Let’s say that a conflict arises because we hear that a friend of ours is talking shit about us. If we are like most humans, we will have a visceral emotional and physical reaction to this information. We might be angry, we might be hurt, but either way we are often thrown into an immediate ‘fight or flight’ situation. The second option – flight – is what leads some folks to choose to end the friendship. If we choose the first option – fight – we put up our dukes, get righteously defensive and, with the help of some instant gratification technology, we text/call/email/Facebook/Tweet-at our so-called friend with the intention of confronting her. Neither of these responses is ideal (though at least with the fight model the potential of dialogue is present – a potential that is completely shut down once we go into flight mode). If you want your friendships to endure, my suggestion is that when conflict arises you should aim to land somewhere in between ‘fight or flight’. To wit:
- Go flight (but not far). Rather, think of flight in terms of space, taking a step back, and sitting with the information for a little while (I would say that one day is the absolute minimum). This will not be easy, because sitting with uncomfortable feelings is really difficult. But if you can do this – even if you have to set an alarm on your phone to mark when the 24-hour ‘cooling off’ period is over – you stand a much better chance at reacting with a level head. So my advice in these moments is to sit with the information for at least a day and then ask yourself how big of a deal this conflict is to you. If it isn’t a big deal you will know it because 24 hours later you kind of won’t care about it anymore. If that’s the case, great – let the issue go, chalk one up to human nature, and pat your self on the back for waiting it out and letting reason win. But if, on the other hand, a day later you are still stewing and you decide that it is, in fact, ABIGDEAL, then…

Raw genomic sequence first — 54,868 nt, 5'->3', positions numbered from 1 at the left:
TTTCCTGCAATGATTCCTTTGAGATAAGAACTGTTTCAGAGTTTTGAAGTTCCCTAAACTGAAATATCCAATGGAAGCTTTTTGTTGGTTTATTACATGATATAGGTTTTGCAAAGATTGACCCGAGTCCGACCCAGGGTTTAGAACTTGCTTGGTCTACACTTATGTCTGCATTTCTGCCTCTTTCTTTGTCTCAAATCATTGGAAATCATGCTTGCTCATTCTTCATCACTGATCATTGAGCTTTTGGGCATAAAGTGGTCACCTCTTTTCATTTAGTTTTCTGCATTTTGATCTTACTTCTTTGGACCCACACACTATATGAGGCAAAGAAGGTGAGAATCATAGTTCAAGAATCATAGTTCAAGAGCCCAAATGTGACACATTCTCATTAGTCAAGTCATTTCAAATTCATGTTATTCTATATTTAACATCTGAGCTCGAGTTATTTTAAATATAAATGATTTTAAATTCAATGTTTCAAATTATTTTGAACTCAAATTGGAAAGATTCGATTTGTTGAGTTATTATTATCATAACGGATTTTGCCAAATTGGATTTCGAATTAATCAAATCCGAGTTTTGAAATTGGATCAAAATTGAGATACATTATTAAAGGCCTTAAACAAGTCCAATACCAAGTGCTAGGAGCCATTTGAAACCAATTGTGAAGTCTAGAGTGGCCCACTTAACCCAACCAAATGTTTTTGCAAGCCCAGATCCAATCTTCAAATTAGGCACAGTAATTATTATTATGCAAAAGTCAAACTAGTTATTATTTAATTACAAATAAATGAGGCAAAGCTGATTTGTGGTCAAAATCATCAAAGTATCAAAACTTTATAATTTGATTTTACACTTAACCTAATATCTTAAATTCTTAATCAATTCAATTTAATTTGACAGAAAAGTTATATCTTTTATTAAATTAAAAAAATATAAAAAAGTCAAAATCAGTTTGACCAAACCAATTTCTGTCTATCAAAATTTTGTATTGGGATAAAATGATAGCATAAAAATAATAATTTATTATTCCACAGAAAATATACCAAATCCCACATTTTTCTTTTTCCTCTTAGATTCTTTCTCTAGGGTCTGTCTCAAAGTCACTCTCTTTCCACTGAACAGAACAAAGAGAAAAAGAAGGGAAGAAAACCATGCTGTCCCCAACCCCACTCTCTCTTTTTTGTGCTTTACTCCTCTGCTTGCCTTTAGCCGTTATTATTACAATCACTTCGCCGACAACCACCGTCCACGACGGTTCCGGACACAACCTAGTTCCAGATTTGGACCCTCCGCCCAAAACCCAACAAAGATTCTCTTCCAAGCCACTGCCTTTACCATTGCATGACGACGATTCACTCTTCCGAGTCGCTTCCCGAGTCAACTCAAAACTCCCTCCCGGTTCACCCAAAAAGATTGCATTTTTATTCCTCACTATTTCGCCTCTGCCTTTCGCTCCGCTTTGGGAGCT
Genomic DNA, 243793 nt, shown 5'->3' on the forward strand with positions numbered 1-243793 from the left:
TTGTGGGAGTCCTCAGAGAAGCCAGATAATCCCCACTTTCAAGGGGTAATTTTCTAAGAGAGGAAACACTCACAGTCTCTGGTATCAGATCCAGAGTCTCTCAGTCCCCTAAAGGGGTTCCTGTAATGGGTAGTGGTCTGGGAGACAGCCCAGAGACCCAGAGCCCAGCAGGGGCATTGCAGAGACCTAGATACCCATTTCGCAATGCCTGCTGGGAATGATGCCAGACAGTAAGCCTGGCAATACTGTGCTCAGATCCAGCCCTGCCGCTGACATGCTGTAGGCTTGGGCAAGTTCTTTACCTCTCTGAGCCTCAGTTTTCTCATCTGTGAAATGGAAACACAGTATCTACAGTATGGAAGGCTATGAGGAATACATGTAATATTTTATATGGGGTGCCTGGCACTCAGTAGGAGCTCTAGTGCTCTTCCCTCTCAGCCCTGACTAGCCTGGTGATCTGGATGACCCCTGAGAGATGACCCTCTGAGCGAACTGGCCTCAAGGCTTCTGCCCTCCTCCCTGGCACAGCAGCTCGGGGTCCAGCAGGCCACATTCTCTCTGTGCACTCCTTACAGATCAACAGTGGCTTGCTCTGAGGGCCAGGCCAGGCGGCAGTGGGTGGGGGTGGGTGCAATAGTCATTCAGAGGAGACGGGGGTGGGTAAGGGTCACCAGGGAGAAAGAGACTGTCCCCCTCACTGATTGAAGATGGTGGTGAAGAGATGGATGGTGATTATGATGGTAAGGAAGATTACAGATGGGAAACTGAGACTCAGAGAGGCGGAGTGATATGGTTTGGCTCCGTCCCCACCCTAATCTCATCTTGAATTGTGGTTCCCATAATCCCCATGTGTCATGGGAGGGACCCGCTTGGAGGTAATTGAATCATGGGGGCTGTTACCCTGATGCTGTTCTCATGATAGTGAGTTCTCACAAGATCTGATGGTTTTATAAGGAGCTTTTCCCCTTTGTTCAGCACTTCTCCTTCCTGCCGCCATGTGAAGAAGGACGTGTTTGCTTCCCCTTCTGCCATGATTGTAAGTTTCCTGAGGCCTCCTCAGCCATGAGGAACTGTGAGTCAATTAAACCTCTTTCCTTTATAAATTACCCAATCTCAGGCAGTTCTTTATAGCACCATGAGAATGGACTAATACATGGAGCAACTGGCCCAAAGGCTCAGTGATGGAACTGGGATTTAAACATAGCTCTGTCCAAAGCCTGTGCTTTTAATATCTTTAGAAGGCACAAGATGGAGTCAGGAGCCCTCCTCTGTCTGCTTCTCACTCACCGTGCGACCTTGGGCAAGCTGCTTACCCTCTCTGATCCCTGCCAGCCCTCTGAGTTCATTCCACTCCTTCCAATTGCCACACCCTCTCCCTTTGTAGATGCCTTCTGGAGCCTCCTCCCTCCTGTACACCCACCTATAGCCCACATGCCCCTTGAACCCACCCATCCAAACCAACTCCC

- Go fight (but be fair). In fact, instead of ‘fight’ think about it as having a conversation – only after you’ve calmed down, preferably in person, and absolutely while giving your friend the benefit of the doubt. This last piece is especially important in maintaining any relationship – after all, there is a reason why the two of you are friends, and friends deserve the benefit of the doubt. By going into the conversation with the belief that your friend never intended to hurt your feelings, you allow the space for your friend to explain herself/her actions/her words without having to go on the defensive. It also conveys to her the idea that your friendship is important to you and that you trust her. As hard as it is, this actually goes a long way towards helping you keep things in perspective and avoid sudden deathing your own friends in a heated moment of overreaction.
Because – let’s face it – we all have the ability to get really sensitive, take things personally, blow things out of proportion, and act like giant douchebags (yes, I’m talking about you, not just your friends). But if we can catch ourselves in these instances we can prevent our ‘in-the-heat-of-the-moment’ selves from doing something stupid, like trashing a good friendship. And if we use the two-step process described above in order to clear the air with friends in a rational and calm way then we can avoid the build-up of weirdness – like, say, when we hide next to our beds eating Cool Whip rather than face the friend who has come to check in on us even though we haven’t been on the best terms lately (ahem, Hannah & Marnie).
So relax a little, give your besties the benefit of the doubt (as you will inevitably need them to do the same for you sometimes), talk about it so you don’t find yourself knee-deep in the un-said, but don’t over-talk it so that you can still have FUN together and not just process all the freakin time. In other words, dear readers: Keep Calm & Friend On.